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Theaters of Hawaii

A new book takes us to the movies—and back in time.


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You’re also trying to save Queen Theatre. HONOLULU Magazine and Historic Hawaii Foundation once named that one of Hawaii’s most endangered historic places. Where do things stand with Queen Theatre now?

The Queen Theatre is one of the very few surviving, freestanding neighborhood theaters on Oahu and is in an excellent location, with parking and restaurants nearby. Although closed for many years, it has a great potential for a variety of uses, from films to concerts, plays, community meetings and more.

The owner wants to see it be a gathering place again and we are in the early stages of working to make it happen.

Any thoughts on the current generation of neighborhood movie theaters? They are numerous, showing more movies than ever, with better technology. At the same time, architecturally, they don’t seem as substantial as the grand movie palaces we used to build. Will people ever be nostalgic for, say, the Ward Stadium 16?

Once upon a time, the lobby and auditorium décor was all part of the theater-going experience. A famous theater architect of the 1920s and 30s once said, “The show starts on the sidewalk,” meaning the fantasy experience began as the patron walked in the door. Today it’s all about the technical presentation—superb digital images and incredible sound. The architectural décor is secondary and most people don’t miss it or probably even care. I think most people won’t care when the present megaplexes are replaced with whatever will come next. But there may be some nostalgia for them, just as there is today for drive-ins.

Many of the theaters in your book are long lost. Are there any in particular that you personally miss?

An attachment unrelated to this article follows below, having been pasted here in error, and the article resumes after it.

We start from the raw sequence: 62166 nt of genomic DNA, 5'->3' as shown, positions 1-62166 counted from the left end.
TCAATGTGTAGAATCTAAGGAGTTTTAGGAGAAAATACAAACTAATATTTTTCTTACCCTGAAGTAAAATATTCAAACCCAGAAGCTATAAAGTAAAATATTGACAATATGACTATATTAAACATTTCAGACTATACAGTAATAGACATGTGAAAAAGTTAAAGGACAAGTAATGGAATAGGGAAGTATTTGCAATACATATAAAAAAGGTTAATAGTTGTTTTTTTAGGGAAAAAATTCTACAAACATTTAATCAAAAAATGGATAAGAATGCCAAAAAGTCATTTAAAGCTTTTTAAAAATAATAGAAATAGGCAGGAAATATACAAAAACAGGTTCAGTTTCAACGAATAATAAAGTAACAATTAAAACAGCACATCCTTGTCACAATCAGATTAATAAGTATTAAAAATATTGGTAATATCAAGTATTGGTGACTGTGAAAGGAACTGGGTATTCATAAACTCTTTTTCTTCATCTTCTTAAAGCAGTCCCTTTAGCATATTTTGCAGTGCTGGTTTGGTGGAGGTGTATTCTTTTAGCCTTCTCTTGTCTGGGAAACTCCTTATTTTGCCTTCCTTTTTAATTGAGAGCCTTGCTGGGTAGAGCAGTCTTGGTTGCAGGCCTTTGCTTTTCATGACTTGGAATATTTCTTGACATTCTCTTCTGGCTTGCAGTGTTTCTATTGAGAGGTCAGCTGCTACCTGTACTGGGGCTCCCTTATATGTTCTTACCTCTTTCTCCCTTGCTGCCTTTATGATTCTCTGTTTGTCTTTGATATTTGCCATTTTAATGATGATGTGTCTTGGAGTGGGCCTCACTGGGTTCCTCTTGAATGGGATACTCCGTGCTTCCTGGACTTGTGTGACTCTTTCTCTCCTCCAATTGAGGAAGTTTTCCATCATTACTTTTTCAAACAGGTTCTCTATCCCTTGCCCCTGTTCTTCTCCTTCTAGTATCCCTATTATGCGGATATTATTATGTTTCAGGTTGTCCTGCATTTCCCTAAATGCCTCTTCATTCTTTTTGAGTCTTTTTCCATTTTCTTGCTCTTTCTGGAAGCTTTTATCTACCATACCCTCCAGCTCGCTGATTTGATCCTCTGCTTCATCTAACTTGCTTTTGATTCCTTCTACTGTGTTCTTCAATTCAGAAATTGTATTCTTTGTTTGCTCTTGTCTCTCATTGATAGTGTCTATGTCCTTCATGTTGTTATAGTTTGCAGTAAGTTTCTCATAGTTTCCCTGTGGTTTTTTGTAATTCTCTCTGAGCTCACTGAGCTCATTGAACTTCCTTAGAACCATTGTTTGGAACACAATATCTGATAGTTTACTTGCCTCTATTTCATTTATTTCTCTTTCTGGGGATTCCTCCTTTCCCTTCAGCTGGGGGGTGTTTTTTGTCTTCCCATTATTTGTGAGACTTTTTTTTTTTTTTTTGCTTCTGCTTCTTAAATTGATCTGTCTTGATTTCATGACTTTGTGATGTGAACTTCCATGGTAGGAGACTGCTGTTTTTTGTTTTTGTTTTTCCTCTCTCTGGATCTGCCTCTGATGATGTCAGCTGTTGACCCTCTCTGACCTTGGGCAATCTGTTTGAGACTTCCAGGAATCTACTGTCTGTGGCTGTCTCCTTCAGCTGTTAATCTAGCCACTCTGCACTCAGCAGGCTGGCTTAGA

Four come to mind. The theater I miss the most is the Waikiki Theatre, which opened in 1936 on Kalakaua Avenue. It was a tropical Deco masterpiece designed by C.W. Dickey. Although greatly altered in recent decades, it was the most beautiful theater we ever had, with its open landscaped courtyard and fountain, and tropical atmospheric interior, complete with a rainbow-shaped proscenium, flanked by artificial coconut palms and foliage along the walls, and a wonderful pipe organ. It was also unique—nothing like it was ever built anywhere else in the country.

Another I miss is the Toyo, which opened in 1938 on College Walk near Aala Park, also designed by C.W. Dickey. It had a Japanese garden in front, and inside every surface was incredibly, richly decorated in a variety of Asian motifs. It fit so well in the Chinatown area and had so much potential for reuse by many local theater and dance organizations.

I loved the Princess Cinerama on South King Street near Punahou because it had a very large curved screen, comfortable seats and good sightlines. I started going there when it was still the Pawaa, opened in the 1920s. It’s now an auto parts store.

Finally, I miss the 1939 Varsity Theatre on University Avenue, coincidentally also designed by Dickey, and the most recently demolished. It wasn’t particularly beautiful inside or out, although it did have a wonderful neon marquee which was a nighttime beacon in the neighborhood.

What’s next for you?

There is a lot more research still to be done on theaters on all Islands. Hopefully, my book has encouraged more interest in them. I am working on a much more comprehensive history. So much had to be left out of Theatres of Hawaii because of space limitations.

I also want to keep working on the reopening of the Queen Theatre. There’s no question that it will enrich the Kaimuki community.

An important part of the rich history of theaters in Hawaii are the recollections of those who worked in them or attended them. I’m interested in hearing from anyone who’d like to share their memories, stories or memorabilia, including photos. I can be reached at angell@hawaii.edu or theatresofhawaii@mail.com.

Related Links:
Theaters of Hawaii Photography


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Honolulu Magazine March 2019
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